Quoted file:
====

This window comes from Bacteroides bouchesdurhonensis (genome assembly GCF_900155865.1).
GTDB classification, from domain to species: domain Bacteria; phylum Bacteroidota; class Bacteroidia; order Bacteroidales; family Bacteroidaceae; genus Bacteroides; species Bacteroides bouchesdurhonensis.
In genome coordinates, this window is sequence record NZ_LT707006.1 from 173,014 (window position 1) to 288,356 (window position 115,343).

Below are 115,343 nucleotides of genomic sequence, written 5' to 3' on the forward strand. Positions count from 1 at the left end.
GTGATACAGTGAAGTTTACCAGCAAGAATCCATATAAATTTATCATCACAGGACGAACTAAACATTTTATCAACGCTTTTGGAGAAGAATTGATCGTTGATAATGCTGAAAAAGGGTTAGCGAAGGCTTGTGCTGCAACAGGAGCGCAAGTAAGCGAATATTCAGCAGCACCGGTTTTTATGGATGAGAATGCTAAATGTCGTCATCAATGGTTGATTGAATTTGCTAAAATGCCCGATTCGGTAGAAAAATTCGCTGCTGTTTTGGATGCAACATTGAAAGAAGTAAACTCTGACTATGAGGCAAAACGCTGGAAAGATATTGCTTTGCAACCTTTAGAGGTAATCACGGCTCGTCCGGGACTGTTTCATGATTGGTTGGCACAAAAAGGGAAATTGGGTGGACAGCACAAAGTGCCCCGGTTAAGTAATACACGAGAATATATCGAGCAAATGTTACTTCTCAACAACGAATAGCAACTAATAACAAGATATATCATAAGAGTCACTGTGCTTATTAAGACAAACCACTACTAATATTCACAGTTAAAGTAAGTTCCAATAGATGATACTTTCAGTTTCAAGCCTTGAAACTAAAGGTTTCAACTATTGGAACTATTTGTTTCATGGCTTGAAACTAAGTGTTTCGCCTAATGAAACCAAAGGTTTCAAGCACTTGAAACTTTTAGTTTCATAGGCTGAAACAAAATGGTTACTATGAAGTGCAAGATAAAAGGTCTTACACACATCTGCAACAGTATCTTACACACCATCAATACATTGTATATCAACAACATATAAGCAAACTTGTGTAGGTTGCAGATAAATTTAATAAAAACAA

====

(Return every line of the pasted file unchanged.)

This window comes from Bacteroides bouchesdurhonensis (genome assembly GCF_900155865.1).
GTDB classification, from domain to species: domain Bacteria; phylum Bacteroidota; class Bacteroidia; order Bacteroidales; family Bacteroidaceae; genus Bacteroides; species Bacteroides bouchesdurhonensis.
In genome coordinates, this window is sequence record NZ_LT707006.1 from 173,014 (window position 1) to 288,356 (window position 115,343).

Below are 115,343 nucleotides of genomic sequence, written 5' to 3' on the forward strand. Positions count from 1 at the left end.
GTGATACAGTGAAGTTTACCAGCAAGAATCCATATAAATTTATCATCACAGGACGAACTAAACATTTTATCAACGCTTTTGGAGAAGAATTGATCGTTGATAATGCTGAAAAAGGGTTAGCGAAGGCTTGTGCTGCAACAGGAGCGCAAGTAAGCGAATATTCAGCAGCACCGGTTTTTATGGATGAGAATGCTAAATGTCGTCATCAATGGTTGATTGAATTTGCTAAAATGCCCGATTCGGTAGAAAAATTCGCTGCTGTTTTGGATGCAACATTGAAAGAAGTAAACTCTGACTATGAGGCAAAACGCTGGAAAGATATTGCTTTGCAACCTTTAGAGGTAATCACGGCTCGTCCGGGACTGTTTCATGATTGGTTGGCACAAAAAGGGAAATTGGGTGGACAGCACAAAGTGCCCCGGTTAAGTAATACACGAGAATATATCGAGCAAATGTTACTTCTCAACAACGAATAGCAACTAATAACAAGATATATCATAAGAGTCACTGTGCTTATTAAGACAAACCACTACTAATATTCACAGTTAAAGTAAGTTCCAATAGATGATACTTTCAGTTTCAAGCCTTGAAACTAAAGGTTTCAACTATTGGAACTATTTGTTTCATGGCTTGAAACTAAGTGTTTCGCCTAATGAAACCAAAGGTTTCAAGCACTTGAAACTTTTAGTTTCATAGGCTGAAACAAAATGGTTACTATGAAGTGCAAGATAAAAGGTCTTACACACATCTGCAACAGTATCTTACACACCATCAATACATTGTATATCAACAACATATAAGCAAACTTGTGTAGGTTGCAGATAAATTTAATAAAAACAA